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These #3 Entrepreneurs Explain how Bootstrapping is One Good Way of Growing Your Start-up Examples of start-ups in emerging industries opting for bootstrapping are many as they identify market opportunities and prefer not to wait for funding to get on board

By Baishali Mukherjee

Opinions expressed by Entrepreneur contributors are their own.

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Stories of start-ups beginning their journey from a garage and self-funding the way to success are aplenty today. Behemoths like Microsoft, Apple, Amazon, HP and Disney are a few such companies that once started in a garage or tiny shed with a handful of passionate individuals. Many of these businesses bootstrapped in the initial years and only when funding agencies came calling, did they opt for financial support. During the bootstrapping stage, their aim was to establish that they can create a basic product which has market viability. Once the business model was established, funding allowed them to scale up and grow.

Bootstrapping is essentially starting a new venture without external financial support. Bootstrap start-ups rely on the internal incomes only and spend what it makes. The essence of bootstrapping is the idea that you utilize the "sweat capital' rather than the "financier capital' to grow your organization. In other words, you work twice as hard.

Bootstrapping is a Mindset

One of the key things to keep in mind while aiming to be bootstrapped is to have a small stream of alternate income, to keep things float or to keep the lights on. For Kunal Kumar, Founder, Something Cool, a platform that nurtures startups, it was the royalty from his published books, that every once a while empowered him with funds to keep things going.

Kumar adds, "We aim for a bare lean structure which is basic and simple and also presentable to make its existence felt in the world, and much like anything else in the world, it shall flourish and evolve from its bootstrapped version to a more refined version in due time."

Something Cool intends to remain bootstrapped even after it is financially matured and graduates into a big company, bootstrapping or mere simplicity is not something Kumar practices, it is what the start-up's primal nature is.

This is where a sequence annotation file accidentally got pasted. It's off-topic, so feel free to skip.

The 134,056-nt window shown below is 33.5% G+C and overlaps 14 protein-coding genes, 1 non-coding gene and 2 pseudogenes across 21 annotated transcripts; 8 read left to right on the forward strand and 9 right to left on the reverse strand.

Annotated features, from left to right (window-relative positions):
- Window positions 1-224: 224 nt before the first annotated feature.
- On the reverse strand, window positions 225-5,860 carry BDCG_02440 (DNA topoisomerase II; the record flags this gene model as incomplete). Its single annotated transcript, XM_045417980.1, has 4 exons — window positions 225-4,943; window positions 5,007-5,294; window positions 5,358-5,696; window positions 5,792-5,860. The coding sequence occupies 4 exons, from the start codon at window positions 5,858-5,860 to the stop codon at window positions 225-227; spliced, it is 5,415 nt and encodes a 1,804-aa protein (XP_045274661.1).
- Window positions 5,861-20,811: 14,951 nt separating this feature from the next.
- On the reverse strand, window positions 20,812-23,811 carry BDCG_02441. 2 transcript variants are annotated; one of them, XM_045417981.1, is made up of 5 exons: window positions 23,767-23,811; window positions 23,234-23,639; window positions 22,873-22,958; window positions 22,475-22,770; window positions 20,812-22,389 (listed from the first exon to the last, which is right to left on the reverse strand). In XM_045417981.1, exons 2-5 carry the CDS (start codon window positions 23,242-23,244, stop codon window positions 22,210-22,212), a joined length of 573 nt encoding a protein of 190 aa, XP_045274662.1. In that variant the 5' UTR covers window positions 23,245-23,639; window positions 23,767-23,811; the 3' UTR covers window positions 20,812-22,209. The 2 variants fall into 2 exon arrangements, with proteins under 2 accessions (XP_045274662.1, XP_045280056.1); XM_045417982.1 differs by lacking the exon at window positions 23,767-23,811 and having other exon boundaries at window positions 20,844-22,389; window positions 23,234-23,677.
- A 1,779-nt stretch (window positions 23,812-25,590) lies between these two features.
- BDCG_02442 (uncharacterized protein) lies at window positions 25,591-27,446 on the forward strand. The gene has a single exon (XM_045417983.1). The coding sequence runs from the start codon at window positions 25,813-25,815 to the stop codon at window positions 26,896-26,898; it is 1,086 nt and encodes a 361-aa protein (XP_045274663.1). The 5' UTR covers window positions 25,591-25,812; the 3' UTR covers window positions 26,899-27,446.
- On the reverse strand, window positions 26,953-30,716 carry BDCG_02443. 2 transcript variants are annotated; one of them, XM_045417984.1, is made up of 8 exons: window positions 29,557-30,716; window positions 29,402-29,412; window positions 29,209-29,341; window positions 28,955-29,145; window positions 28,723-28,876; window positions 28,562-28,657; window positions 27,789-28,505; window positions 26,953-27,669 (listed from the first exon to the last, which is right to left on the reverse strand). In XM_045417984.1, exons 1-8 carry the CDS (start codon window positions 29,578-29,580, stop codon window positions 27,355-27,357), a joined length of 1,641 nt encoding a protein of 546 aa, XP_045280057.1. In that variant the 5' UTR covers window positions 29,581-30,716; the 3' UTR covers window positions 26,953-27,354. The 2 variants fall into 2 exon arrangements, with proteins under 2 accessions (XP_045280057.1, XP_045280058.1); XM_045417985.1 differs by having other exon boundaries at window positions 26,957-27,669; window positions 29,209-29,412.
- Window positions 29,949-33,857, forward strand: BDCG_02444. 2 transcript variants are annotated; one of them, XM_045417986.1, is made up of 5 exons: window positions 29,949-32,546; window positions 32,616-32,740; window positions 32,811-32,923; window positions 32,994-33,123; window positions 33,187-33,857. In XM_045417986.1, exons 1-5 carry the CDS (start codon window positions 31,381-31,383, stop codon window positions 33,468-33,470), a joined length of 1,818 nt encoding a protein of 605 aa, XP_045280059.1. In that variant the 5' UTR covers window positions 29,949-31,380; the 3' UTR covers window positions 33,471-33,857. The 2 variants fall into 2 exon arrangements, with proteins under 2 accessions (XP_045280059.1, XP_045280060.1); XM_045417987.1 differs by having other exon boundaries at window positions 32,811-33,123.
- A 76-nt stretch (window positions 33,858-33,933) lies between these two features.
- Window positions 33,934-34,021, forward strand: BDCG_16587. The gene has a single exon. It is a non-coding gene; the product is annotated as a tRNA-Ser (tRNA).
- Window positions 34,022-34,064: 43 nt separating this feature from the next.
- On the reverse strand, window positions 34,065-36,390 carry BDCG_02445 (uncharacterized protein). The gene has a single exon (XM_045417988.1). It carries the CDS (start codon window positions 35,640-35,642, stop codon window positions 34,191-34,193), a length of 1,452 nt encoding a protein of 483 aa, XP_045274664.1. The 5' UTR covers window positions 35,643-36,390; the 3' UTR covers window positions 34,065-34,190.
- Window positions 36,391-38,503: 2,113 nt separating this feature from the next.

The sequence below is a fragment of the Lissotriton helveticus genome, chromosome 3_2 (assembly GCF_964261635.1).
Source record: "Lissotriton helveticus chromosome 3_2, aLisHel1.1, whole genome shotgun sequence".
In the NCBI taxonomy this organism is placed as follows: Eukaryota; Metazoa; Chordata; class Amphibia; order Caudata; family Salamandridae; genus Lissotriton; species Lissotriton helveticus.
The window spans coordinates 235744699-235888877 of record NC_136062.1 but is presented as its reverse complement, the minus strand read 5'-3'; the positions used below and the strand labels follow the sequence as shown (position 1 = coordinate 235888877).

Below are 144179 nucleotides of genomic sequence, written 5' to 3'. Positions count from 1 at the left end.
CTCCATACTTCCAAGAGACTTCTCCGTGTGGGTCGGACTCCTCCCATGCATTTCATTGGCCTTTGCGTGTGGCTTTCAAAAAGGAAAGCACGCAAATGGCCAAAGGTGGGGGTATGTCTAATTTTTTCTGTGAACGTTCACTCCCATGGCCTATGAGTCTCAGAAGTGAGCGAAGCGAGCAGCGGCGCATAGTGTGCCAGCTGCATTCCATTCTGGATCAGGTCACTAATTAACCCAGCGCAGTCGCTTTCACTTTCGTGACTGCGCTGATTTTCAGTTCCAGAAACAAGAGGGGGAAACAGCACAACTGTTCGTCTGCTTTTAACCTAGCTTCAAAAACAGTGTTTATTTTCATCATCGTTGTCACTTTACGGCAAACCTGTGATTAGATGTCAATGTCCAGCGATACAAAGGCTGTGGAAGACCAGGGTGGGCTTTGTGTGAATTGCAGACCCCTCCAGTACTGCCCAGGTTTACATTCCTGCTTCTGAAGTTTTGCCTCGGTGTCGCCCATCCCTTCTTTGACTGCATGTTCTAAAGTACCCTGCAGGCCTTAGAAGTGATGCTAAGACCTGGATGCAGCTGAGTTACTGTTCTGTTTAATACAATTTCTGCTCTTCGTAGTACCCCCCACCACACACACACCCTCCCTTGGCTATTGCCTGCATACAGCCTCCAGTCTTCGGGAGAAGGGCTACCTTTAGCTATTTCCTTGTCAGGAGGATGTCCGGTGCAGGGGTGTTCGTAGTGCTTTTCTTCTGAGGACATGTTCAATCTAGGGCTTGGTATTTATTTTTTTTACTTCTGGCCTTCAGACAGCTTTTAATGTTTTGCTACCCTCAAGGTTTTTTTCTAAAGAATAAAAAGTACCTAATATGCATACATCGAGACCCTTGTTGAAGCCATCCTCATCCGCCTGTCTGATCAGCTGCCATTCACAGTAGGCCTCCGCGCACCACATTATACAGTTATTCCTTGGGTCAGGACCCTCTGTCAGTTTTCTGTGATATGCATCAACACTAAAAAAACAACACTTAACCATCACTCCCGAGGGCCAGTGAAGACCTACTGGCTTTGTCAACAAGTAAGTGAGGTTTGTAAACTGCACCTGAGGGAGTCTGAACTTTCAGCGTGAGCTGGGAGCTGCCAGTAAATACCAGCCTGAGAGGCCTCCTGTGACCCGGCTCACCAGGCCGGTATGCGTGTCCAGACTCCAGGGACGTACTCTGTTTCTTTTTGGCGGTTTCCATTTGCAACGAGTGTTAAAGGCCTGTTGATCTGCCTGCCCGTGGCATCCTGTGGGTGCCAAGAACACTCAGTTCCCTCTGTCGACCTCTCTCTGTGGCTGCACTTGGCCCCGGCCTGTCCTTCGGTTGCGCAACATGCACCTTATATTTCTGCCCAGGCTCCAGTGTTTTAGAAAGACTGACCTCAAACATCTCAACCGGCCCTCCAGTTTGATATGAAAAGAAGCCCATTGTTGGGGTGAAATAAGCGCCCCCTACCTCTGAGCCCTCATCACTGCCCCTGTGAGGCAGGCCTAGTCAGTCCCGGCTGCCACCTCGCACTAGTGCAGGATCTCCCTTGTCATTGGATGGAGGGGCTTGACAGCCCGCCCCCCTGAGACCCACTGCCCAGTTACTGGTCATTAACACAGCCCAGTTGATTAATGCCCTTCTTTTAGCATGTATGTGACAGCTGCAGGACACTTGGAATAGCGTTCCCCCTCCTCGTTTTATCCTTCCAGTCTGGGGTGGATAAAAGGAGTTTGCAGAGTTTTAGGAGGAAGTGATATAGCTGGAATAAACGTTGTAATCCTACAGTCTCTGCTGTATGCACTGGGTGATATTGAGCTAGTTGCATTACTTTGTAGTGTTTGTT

Opt for Lease and Letter of Credit

Sudip Bose, MD and CEO Assured Digital, feels bootstrapping is a particularly viable option for tech startups: the innovation-based models often indicate low overhead costs. "However, the basic theory of bootstrapping i.e. prioritising cost-efficiency – is valid for every new business in the fast-moving industries that have to remain flexible while growing. Often we see start-ups in emerging industries opting for bootstrapping as they identify market opportunities and prefer not to wait for funding to get on board," he elaborated.

According to Bose, bootstrapped startups must be particularly prudent with finances, as the thin profits are their only funds for growth. In contrast to the VC-funded businesses, a bootstrapped startup should stay away from spending on things line extravagant office space and interior decor.

Spending excessively on equipment and infrastructure may lead to insufficient working capital that keeps a business going in its initial stage. Leasing is the right option for startups to evade financing high-ticket items including equipment, vehicles, furniture, computers and even human resource.

If your startup is dependent on a larger supply chain, customers can help you attain funding by writing a letter of credit. "For instance, if your business is about manufacturing bags and a big company has placed an order for a stable supply and the major supplier of your raw material lives in Bangladesh, you can obtain the textile using the customer's letter of credit as safekeeping," explains Bose.

Mortgaging is in Trend

Many entrepreneurs borrow money against mortgaging personal property. Lenders often lend 75 or 80 percent of a property's worth and this has emerged as a well-accepted financing tool for entrepreneurs since the credits are easy to come by.

"If your start-up requires buying provisions, think of paying in parts over a long-term period of 20 to 25 years. This will help in structuring the loan instalments according to your growth chart. For example, make plans for a mortgage with small monthly payments that raises over time, helping your startup grow," shares Manjir Chatterjee, founder of Folk, an enterprise working with design and manufacturing

Baishali Mukherjee

Former Freelancer

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